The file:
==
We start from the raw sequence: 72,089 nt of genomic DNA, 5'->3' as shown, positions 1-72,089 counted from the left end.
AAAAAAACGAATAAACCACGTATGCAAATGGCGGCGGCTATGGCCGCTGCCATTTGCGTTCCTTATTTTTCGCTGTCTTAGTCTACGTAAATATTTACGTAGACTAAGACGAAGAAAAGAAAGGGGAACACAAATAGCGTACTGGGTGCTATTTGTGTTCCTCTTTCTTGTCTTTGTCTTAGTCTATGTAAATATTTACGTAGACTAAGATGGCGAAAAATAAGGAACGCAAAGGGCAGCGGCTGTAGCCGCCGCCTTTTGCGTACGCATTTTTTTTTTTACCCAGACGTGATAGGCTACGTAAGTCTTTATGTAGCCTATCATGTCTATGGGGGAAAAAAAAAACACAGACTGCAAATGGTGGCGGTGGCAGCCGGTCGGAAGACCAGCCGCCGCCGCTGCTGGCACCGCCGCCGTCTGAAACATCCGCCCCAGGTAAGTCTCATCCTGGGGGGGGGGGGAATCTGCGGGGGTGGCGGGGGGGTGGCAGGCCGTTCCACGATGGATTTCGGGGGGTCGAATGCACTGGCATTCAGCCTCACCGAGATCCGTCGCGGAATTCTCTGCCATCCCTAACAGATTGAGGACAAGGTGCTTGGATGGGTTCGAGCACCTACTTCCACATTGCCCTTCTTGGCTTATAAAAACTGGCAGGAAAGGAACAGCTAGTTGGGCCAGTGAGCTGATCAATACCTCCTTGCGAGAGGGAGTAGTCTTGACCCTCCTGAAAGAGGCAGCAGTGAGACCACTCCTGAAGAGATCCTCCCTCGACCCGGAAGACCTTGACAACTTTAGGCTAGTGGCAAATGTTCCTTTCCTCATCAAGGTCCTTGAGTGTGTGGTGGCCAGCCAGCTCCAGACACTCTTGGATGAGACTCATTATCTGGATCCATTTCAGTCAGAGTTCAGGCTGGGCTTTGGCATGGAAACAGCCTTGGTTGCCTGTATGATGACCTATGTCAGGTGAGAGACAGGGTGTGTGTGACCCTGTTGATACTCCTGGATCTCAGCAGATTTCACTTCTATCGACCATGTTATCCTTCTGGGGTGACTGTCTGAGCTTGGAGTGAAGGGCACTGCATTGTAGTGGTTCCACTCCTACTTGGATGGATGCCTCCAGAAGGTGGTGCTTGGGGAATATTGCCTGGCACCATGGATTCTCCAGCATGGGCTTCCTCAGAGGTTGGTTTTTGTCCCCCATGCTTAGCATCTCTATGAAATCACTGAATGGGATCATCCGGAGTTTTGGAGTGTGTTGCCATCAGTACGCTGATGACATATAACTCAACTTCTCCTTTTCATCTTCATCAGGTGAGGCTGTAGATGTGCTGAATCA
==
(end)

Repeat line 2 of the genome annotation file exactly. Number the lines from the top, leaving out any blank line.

AAAAAAACGAATAAACCACGTATGCAAATGGCGGCGGCTATGGCCGCTGCCATTTGCGTTCCTTATTTTTCGCTGTCTTAGTCTACGTAAATATTTACGTAGACTAAGACGAAGAAAAGAAAGGGGAACACAAATAGCGTACTGGGTGCTATTTGTGTTCCTCTTTCTTGTCTTTGTCTTAGTCTATGTAAATATTTACGTAGACTAAGATGGCGAAAAATAAGGAACGCAAAGGGCAGCGGCTGTAGCCGCCGCCTTTTGCGTACGCATTTTTTTTTTTACCCAGACGTGATAGGCTACGTAAGTCTTTATGTAGCCTATCATGTCTATGGGGGAAAAAAAAAACACAGACTGCAAATGGTGGCGGTGGCAGCCGGTCGGAAGACCAGCCGCCGCCGCTGCTGGCACCGCCGCCGTCTGAAACATCCGCCCCAGGTAAGTCTCATCCTGGGGGGGGGGGGAATCTGCGGGGGTGGCGGGGGGGTGGCAGGCCGTTCCACGATGGATTTCGGGGGGTCGAATGCACTGGCATTCAGCCTCACCGAGATCCGTCGCGGAATTCTCTGCCATCCCTAACAGATTGAGGACAAGGTGCTTGGATGGGTTCGAGCACCTACTTCCACATTGCCCTTCTTGGCTTATAAAAACTGGCAGGAAAGGAACAGCTAGTTGGGCCAGTGAGCTGATCAATACCTCCTTGCGAGAGGGAGTAGTCTTGACCCTCCTGAAAGAGGCAGCAGTGAGACCACTCCTGAAGAGATCCTCCCTCGACCCGGAAGACCTTGACAACTTTAGGCTAGTGGCAAATGTTCCTTTCCTCATCAAGGTCCTTGAGTGTGTGGTGGCCAGCCAGCTCCAGACACTCTTGGATGAGACTCATTATCTGGATCCATTTCAGTCAGAGTTCAGGCTGGGCTTTGGCATGGAAACAGCCTTGGTTGCCTGTATGATGACCTATGTCAGGTGAGAGACAGGGTGTGTGTGACCCTGTTGATACTCCTGGATCTCAGCAGATTTCACTTCTATCGACCATGTTATCCTTCTGGGGTGACTGTCTGAGCTTGGAGTGAAGGGCACTGCATTGTAGTGGTTCCACTCCTACTTGGATGGATGCCTCCAGAAGGTGGTGCTTGGGGAATATTGCCTGGCACCATGGATTCTCCAGCATGGGCTTCCTCAGAGGTTGGTTTTTGTCCCCCATGCTTAGCATCTCTATGAAATCACTGAATGGGATCATCCGGAGTTTTGGAGTGTGTTGCCATCAGTACGCTGATGACATATAACTCAACTTCTCCTTTTCATCTTCATCAGGTGAGGCTGTAGATGTGCTGAATCA